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Safe Bones for Chewing

By: Hsin-Yi Cohen BSc, MA, MSt - Updated: 1 May 2012 | comments*Discuss
Raw Bones Cooked Bones Plastic Bones

Everyone knows that dogs love to chew bones. Not only does this help to keep your dog entertained and reduce any destructive urges, it also helps to keep his teeth clean, as well as satisfying a powerful natural instinct. Many owners, however, worry about the dangers of giving their dogs bones to chew. How can you know which types of bones are safe?

The Risks Of Chewing Bones

Many anti-bone people have told horrifying tales about the risks of bone splinters perforating the gut, bowel or small intestines, or lodging in the jaws and becoming wedged in the throat, not to mention cracking and breaking teeth. However, gnawing and grinding on bones is also one of the best ways of keeping a dog’s teeth clean, without which your pet can develop gum disease which can lead to life-threatening conditions such as systemic blood poisoning and organ failure.

So what should a pet owner do? The answer lies in balancing the risks. First, it must be understood that nothing in life comes without risks. Therefore, it's certainly true that giving your dog a bone lays him open to potentially injuring himself in the ways described above. No one can guarantee that it won’t happen. However, no one can also guarantee that he won’t injure himself another way either. Dogs have been known to choke on soft food, too. Nevertheless, you can minimise the risks by only choosing certain types of bones for your dog to chew.

Raw Not Cooked!

The most important thing to remember when feeding natural bones is to always choose RAW bones – NEVER COOKED. This is because cooked bones are much more likely to splinter and break into sharp sections, causing injury to the dog. Raw bones, on the other hand – depending on the size and type – can often be soft enough to be crunched up safely and chewed and swallowed without any harm coming to the dog. Naturally, raw bones will require the usual common sense hygiene practices when dealing with raw meat.

Knuckle Bones Please!

When searching for raw bones to give your dog, look for the 'knuckle ends', such as the ends of beef marrow bones. It is these ‘knobbly’ ends which provide the best shape and softly abrasive surface for cleaning teeth as the dog gnaws and chews on them. For very small and toy breeds, oxtail bones are often a good bone to chew on.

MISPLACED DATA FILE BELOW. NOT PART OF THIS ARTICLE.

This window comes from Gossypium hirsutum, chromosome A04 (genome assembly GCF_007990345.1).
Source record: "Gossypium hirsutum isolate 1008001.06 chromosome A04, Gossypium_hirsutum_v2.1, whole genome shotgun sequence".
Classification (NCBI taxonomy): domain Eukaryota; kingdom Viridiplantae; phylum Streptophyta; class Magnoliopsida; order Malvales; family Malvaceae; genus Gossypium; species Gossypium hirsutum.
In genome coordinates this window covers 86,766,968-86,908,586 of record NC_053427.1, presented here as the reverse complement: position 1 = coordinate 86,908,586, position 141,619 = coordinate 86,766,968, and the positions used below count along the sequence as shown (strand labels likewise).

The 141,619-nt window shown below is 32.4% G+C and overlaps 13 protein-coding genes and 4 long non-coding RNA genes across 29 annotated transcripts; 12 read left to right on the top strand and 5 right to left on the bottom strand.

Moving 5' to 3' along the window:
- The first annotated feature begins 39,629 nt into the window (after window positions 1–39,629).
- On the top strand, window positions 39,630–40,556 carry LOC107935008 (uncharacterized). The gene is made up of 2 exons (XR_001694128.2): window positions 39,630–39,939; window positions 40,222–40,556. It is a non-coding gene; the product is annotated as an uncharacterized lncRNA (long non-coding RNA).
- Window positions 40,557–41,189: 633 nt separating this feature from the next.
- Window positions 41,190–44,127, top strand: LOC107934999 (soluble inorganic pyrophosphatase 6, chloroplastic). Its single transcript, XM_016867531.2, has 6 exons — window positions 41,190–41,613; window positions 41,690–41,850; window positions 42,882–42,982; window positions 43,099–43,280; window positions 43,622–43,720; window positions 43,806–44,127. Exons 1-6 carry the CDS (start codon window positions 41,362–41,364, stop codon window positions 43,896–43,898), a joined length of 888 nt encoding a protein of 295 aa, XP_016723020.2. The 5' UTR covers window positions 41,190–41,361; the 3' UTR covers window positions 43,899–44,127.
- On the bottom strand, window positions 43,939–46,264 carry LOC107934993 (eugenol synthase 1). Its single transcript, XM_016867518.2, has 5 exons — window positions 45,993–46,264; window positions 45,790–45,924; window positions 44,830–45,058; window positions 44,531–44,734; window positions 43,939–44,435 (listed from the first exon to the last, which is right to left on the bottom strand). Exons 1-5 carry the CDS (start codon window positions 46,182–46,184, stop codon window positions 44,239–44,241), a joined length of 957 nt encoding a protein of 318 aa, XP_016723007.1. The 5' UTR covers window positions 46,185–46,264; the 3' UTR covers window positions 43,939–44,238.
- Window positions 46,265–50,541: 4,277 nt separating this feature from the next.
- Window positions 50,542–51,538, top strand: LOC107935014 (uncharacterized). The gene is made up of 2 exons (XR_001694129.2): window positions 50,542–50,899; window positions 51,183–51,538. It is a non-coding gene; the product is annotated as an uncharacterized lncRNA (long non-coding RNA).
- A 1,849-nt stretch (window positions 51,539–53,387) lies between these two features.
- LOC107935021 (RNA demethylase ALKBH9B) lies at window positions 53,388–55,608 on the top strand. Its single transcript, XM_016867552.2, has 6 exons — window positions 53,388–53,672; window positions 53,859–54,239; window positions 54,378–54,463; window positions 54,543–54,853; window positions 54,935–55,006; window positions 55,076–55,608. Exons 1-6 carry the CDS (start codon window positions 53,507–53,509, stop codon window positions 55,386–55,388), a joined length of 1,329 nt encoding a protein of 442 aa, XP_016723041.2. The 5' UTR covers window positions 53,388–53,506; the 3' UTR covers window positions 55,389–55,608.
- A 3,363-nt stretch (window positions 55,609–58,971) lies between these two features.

Avoid the middle sections of leg bones – the straight middle section of the 'marrow bones' – as these are extremely hard and therefore more likely to crack your dog’s teeth. They are also hollow and contain marrow, which, while delicious, is very rich and can give many dogs an upset stomach.

Plastic Alternatives

For those who are really worried about giving raw bones, there are plastic alternatives available, that provide a hard, abrasive surface against which dogs can chew and clean their teeth. These are often shaped like a traditional bone, with 'knuckle ends', although they now also come in a variety of shapes and sizes, with different protrusions to appeal to different dogs. One of the most popular and well-known brands is Nylabone, although there are now many other brands producing similar products.

These ‘bones’ are usually impregnated with certain flavours to entice your dog and encourage him to chew them. Alternatively, you can also help things along by smearing a bit of peanut butter or Marmite on the ends. As your dog chews these plastic bones, they will become deformed and small slivers of plastic may be chewed off. These are designed to be safely swallowed by your dog, but if you notice that your plastic bone has become very chewed and deformed, it may be best to throw it away and invest in a new one.

Edible Bones

In general, the many 'teeth-cleaning' treats on the market are not really effective in removing tartar and plaque build-up. They may help slightly in being harder to chew than soft treats, but their value probably lies more in pleasing the human owners than helping the dog clean his teeth. For effective removal of any plaque and tartar build-up on the teeth, your dog will need to grind and gnaw and essentially ‘rub’ his teeth along a hard enough, abrasive surface to make any difference.

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